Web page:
June 2017
Volume 58, Issue 8
Open Access
ARVO Annual Meeting Abstract  |   June 2017
Characterization of Retinal and Choroidal Microvasculature Changes in Obstructive Sleep Apnea Patients by Optical Coherence Tomography Angiography Analysis
Author Affiliations & Notes
  • Lauren Lombardi
    Ophthalmology and Visual Sciences , University of Massachusetts Medical School, Worcester, Massachusetts, United States
  • Omar Helmy
    Ophthalmology and Visual Sciences , University of Massachusetts Medical School, Worcester, Massachusetts, United States
  • Stacia Sailer
    Mass Lung & Allergy Sleep Center, Worcester, Massachusetts, United States
  • Karin Johnson
    Department of Neurology , University of Massachusetts Medical School-Baystate, Springfield, Massachusetts, United States
  • Shlomit Schaal
    Ophthalmology and Visual Sciences , University of Massachusetts Medical School, Worcester, Massachusetts, United States
  • Footnotes
    Commercial Relationships   Lauren Lombardi, None; Omar Helmy, None; Stacia Sailer, None; Karin Johnson, None; Shlomit Schaal, None
  • Footnotes
    Support  None
Investigative Ophthalmology & Visual Science June 2017, Vol.58, 1538. doi:
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      Lauren Lombardi, Omar Helmy, Stacia Sailer, Karin Johnson, Shlomit Schaal; Characterization of Retinal and Choroidal Microvasculature Changes in Obstructive Sleep Apnea Patients by Optical Coherence Tomography Angiography Analysis. Invest. Ophthalmol. Vis. Sci. 2017;58(8):1538.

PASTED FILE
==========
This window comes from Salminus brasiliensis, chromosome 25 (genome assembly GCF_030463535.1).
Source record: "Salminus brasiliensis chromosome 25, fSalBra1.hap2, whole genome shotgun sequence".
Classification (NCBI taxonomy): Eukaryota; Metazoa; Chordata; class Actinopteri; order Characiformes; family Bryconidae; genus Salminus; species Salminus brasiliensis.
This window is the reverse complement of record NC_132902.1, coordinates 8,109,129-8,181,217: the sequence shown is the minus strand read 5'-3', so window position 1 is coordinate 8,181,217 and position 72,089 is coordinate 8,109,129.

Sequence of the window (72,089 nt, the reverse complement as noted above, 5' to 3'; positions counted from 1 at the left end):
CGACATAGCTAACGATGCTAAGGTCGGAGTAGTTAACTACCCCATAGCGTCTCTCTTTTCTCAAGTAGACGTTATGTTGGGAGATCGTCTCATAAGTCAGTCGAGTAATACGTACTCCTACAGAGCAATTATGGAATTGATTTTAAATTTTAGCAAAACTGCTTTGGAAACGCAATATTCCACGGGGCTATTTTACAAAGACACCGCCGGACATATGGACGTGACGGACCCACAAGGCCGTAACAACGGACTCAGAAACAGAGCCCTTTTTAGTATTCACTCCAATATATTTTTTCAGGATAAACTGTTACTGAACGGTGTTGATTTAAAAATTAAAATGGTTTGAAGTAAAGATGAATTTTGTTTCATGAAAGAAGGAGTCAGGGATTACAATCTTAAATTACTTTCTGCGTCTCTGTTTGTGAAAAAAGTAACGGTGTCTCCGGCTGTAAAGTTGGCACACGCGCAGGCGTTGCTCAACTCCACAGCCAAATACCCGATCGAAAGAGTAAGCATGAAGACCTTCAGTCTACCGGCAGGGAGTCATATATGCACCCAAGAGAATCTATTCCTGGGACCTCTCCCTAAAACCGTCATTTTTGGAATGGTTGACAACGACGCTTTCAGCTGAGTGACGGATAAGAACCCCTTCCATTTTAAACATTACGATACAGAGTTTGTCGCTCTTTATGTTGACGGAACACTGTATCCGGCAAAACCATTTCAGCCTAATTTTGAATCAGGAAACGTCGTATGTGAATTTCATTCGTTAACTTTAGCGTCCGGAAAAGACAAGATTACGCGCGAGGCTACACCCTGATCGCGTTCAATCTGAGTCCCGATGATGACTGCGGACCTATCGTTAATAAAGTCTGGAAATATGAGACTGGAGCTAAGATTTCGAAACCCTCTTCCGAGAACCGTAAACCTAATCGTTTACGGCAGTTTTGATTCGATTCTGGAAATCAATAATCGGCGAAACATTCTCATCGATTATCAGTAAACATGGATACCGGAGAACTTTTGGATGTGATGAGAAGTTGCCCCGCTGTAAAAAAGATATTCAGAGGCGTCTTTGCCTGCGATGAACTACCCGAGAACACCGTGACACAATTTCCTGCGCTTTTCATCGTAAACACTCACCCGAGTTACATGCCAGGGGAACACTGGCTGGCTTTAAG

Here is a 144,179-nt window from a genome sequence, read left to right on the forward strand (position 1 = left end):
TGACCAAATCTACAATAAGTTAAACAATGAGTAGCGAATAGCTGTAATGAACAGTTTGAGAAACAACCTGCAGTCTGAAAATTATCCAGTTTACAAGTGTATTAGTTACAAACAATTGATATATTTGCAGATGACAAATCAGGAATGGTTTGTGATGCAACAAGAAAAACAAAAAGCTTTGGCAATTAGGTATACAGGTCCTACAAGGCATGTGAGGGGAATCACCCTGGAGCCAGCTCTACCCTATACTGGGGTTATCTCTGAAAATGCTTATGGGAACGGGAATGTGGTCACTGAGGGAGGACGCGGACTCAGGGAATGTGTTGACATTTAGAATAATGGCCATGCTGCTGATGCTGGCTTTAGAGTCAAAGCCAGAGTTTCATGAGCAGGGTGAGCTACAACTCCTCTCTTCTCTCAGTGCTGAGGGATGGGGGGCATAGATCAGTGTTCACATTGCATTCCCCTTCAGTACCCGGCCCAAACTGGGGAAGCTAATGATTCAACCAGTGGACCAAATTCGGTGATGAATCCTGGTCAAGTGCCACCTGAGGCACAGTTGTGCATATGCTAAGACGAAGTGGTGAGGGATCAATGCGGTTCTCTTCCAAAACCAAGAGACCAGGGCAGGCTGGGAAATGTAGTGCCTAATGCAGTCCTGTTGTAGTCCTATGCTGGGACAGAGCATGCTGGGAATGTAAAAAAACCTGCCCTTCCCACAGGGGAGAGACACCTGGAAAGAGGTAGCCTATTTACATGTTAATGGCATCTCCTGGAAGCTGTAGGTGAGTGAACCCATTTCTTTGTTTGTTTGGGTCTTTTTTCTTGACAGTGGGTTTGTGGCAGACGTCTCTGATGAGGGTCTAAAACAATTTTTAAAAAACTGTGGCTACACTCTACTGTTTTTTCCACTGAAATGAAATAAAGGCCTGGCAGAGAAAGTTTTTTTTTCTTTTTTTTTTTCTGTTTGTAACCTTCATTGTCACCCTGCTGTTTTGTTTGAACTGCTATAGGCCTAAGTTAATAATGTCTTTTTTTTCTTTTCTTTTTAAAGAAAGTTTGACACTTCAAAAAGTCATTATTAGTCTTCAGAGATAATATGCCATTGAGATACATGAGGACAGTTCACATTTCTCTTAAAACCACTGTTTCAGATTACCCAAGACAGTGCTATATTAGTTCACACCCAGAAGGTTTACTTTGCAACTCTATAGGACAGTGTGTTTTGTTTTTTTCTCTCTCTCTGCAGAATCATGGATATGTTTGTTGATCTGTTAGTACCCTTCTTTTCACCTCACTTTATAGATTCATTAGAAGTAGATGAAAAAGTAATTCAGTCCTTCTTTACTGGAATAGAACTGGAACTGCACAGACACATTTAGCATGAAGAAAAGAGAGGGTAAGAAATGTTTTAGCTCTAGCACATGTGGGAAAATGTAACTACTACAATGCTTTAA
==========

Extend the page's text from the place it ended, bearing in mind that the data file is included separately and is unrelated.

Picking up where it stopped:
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      © ARVO (1962-2015); The Authors (2016-present)

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Abstract

Purpose : This prospective, observational case series of patients with obstructive sleep apnea (OSA) characterized qualitative and quantitative anatomic microvascular changes in the retina and choroid of OSA patients using Optical Coherence Tomography Angiography (OCTA).

Methods : 20 eyes of 10 patients with OSA and 20 eyes from 10 aged matched controls underwent 3x3mm and 6x6mm macular scans using Cirrus HD-OCT 5000 Angioplex (Carl Zeiss, Meditech CA. USA). The scans were captured at ~840nm wavelength and 68,000 A-scans/second and the split-spectrum amplitude-decorrelation angiography algorithm was utilized. Presence and severity of OSA was determined by limited channel ambulatory monitoring including Apnea-Hypopnea Index (AHI), lowest oxygen saturation, and total time with oxygen saturation level lower than 90%. Data collected included areas of impaired capillary perfusion on OCTA, and qualitative and quantitative grading for peripapillary and macular retinal capillary and choriocapillaris perfusion by an unbiased novel automatic original software which determined which area had OCTA changes consistent with low flow.

Results : OCTA peripapillary and macular retinal and choroidal microvasculature defects were identified and were characterized for OSA patients yielding to the development of a novel OCTA based scale which correlated the severity of these microvascular changes with the severity of OSA.

Conclusions : OCTA macular and peripapillary perfusion defects indicated apparent anatomic correlations with the severity of OSA. Larger scale studies will be needed to determine the role of OCTA in the ocular and systemic management of OSA patients.

This is an abstract that was submitted for the 2017 ARVO Annual Meeting, held in Baltimore, MD, May 7-11, 2017.

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